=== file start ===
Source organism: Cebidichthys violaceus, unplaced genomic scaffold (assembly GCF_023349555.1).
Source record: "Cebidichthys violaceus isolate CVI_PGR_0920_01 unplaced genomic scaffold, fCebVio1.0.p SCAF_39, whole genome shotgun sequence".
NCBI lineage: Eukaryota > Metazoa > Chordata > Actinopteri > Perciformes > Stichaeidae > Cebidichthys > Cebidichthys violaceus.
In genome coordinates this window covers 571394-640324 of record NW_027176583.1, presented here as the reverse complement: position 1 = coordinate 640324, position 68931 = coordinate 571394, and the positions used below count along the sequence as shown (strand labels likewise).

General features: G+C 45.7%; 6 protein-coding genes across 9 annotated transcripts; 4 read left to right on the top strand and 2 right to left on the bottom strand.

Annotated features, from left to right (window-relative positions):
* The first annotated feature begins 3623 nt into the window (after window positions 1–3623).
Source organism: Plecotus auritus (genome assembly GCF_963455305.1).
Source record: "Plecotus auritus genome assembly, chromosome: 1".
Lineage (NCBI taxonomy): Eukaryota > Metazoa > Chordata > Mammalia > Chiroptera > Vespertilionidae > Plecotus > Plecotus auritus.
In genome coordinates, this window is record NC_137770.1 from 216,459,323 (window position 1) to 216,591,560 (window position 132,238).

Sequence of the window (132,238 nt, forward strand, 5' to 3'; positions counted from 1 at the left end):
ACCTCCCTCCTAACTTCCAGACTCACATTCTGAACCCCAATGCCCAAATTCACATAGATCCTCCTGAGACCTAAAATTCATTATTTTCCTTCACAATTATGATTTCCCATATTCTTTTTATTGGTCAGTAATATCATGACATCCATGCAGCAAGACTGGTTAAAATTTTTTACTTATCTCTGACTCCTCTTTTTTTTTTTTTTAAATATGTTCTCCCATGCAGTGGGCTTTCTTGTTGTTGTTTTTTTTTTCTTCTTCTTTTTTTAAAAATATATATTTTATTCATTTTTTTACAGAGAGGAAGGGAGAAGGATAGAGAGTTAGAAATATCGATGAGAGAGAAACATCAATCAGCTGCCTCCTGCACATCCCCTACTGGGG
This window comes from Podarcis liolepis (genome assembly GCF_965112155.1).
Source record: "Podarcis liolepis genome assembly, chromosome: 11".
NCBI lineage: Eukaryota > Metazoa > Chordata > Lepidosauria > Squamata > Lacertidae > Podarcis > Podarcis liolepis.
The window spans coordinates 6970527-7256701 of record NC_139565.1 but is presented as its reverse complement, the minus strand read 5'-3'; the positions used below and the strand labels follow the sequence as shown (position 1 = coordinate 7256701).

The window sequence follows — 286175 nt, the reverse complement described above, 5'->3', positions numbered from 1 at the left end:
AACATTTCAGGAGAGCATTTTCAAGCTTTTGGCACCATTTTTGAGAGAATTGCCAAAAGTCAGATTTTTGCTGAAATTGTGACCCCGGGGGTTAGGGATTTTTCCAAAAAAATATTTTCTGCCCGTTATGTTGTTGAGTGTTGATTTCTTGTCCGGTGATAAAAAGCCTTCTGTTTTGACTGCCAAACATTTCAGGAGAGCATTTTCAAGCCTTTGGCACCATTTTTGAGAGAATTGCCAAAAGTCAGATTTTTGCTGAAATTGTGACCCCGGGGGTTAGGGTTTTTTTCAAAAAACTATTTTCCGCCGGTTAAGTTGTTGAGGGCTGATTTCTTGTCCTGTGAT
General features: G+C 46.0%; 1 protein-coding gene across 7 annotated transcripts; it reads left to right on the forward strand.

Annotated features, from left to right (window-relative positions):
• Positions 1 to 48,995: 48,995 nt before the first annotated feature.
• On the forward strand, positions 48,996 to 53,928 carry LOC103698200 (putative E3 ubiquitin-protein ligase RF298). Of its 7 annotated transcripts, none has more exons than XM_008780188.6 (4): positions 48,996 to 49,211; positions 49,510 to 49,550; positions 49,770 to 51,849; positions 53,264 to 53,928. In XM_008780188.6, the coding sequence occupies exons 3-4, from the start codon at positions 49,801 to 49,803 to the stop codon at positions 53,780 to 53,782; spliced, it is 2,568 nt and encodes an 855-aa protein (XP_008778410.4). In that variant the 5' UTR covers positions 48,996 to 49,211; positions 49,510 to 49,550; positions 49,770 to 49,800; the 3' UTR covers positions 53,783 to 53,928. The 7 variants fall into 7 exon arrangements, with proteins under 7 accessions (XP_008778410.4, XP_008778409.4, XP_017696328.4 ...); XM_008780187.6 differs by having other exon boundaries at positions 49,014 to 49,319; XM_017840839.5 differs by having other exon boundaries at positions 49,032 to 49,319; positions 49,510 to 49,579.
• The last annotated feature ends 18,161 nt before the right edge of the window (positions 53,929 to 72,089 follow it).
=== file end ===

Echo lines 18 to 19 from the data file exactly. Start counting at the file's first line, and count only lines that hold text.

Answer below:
The window sequence follows — 286175 nt, the reverse complement described above, 5'->3', positions numbered from 1 at the left end:
AACATTTCAGGAGAGCATTTTCAAGCTTTTGGCACCATTTTTGAGAGAATTGCCAAAAGTCAGATTTTTGCTGAAATTGTGACCCCGGGGGTTAGGGATTTTTCCAAAAAAATATTTTCTGCCCGTTATGTTGTTGAGTGTTGATTTCTTGTCCGGTGATAAAAAGCCTTCTGTTTTGACTGCCAAACATTTCAGGAGAGCATTTTCAAGCCTTTGGCACCATTTTTGAGAGAATTGCCAAAAGTCAGATTTTTGCTGAAATTGTGACCCCGGGGGTTAGGGTTTTTTTCAAAAAACTATTTTCCGCCGGTTAAGTTGTTGAGGGCTGATTTCTTGTCCTGTGAT